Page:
By Ben Barber

The U.S. foreign aid agency has been working under a cloud since President Trump proposed slashing aid by 30 percent and folding the agency into the State Department – a plan that several key senators have already said is dead on arrival.

So today, a group of former aid leaders and experts rolled out their own plan, elevating foreign aid to a Cabinet level position, pushing away a State Department takeover and proposing to consolidate 20 foreign aid programs housed across the government.

Is this rearranging the deck chairs on the Titanic? Or is it a James Bond-like doubling down in the teeth of strong pressure by enemies disdainful of foreign aid?

The aid-boosting plan was written by a group of former aid leaders and experts known as MFAN – Modernizing Foreign Assistance Network. In a public hearing July 11 at the Brookings Institution in Washington, MFAN laid out a plan to revive foreign aid. It calls for creation of a new super aid agency to be called the Global Development Agency (GDA). It would consolidate under one roof (or tent) the following:

n The US Agency for International Development (USAID,) the biggest foreign aid agency worldwide with annual budgets around $25 billion.

n The U.S. program to fight HIV/AIDS known as PEPFAR. It keeps tens of millions alive in Africa alone.

n The U.S. program to fight malaria

n The Millennium Challenge Corporation or MCC which provides five year aid plans to countries able to manage these programs.

The new foreign aid architecture plan released today also proposes creating a Development Finance Corporation by consolidating trade, finance and credit agencies that promote U.S. investment overseas and encourage international commerce.

The proposal calls for realigning all US aid to make it more “effective, efficient, coherent and agile.”

“It is in our national security interest to prevent conflict and disease from spreading across borders to U.S. shores,” the proposal said.

“It is more cost effective to help build peace, advance human rights, and address the drivers of conflict than it is to respond with costly military interventions.”

The plan notes that “over 20 government agencies provide some kind of foreign assistance,” dividing the U.S. aid impact.

The plan to revamp foreign aid includes several cuts in bureaucratic divisions that some experts say have hindered U.S. foreign aid. For example, USAID – long known for its opaque system of hiring contractors to carry out development work – would have its 12 bureaus cut to five; and the plan it calls for eliminating “the vast majority” of special U.S. ambassadors and envoys.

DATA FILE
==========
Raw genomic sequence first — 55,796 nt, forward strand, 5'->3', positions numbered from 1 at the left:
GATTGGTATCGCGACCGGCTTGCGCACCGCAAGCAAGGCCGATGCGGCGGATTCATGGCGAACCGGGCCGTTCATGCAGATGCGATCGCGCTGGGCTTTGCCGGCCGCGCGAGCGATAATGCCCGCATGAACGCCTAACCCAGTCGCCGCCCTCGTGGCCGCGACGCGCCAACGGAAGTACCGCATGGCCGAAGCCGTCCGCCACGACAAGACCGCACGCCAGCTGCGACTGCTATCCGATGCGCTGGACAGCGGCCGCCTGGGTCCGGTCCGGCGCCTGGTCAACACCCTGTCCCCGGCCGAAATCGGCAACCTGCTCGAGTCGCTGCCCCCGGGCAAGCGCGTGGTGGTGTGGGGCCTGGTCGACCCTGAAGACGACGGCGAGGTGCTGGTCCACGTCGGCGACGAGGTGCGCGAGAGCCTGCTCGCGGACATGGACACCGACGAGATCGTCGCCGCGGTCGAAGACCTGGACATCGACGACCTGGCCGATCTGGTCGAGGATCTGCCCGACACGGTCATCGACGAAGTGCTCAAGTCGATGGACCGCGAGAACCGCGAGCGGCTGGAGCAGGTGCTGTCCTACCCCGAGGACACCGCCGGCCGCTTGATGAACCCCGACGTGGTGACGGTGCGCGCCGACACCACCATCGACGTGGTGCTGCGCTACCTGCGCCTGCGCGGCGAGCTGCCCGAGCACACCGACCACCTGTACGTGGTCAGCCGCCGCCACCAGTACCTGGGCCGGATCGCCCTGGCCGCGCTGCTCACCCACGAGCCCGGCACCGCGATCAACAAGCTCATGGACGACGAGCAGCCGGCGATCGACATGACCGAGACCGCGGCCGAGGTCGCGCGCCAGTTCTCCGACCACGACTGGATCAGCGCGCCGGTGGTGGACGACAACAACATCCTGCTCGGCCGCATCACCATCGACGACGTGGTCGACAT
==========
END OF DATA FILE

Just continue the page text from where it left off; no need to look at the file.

The State Department has long wanted to control and absorb USAID, seeing the aid function as bringing clout to diplomacy.

But USAID staff and supporters say the development function takes many years to be effective while diplomacy focuses on instant gratification by winning over foreign governments. The aid plan released today revived a long-held dream of development officials and workers – elevating USAID’s chief to Cabinet status.

“We need a voice in that [Cabinet] room, said J. Brian Atwood, former USAID administrator under President Bill Clinton.

He recalled fighting off attempts in the 1990s by Sen. Jesse Helms (Rep.- NC) to abolish USAID and roll it into State.

Atwood and USAID supporters managed to stave off dissolution back then by creating a strange alliance:

n American wheat farmers relying on aid exports to jack up grain prices.

n Religious aid agencies such as Catholic Relief Services, which carry out USAID-funded relief and development programs.

Atwood admitted that when he saw the ambitious reach of the new MFAN aid plan, he was taken aback at the timing. “I did not anticipate this president,” he said.

In that sense, all of the officials experts and aid workers at the rollout today were whistling past the graveyard as Trump’s wish for foreign aid is to make it work for American security or go away.

The panel admitted that if the Trump budget proposal is adopted, the consolidation and increased efficiency of the new plan would still not mitigate the impact of 30 percent budget cuts. One of the most draconian proposals made in the Trump budget was to do away with pretty much all food aid– including aid keeping millions alive in the famine-struck Horn of Africa.

Speakers at today’s aid panel included: Atwood, currently at Brown University; former USAID administrator Peter McPherson, currently president of the Association of Public and Land Grant Universities; and George Ingram, senior fellow at Brookings.

Ben Barber is a foreign affairs journalist who served as public affairs officer at USAID for seven years.

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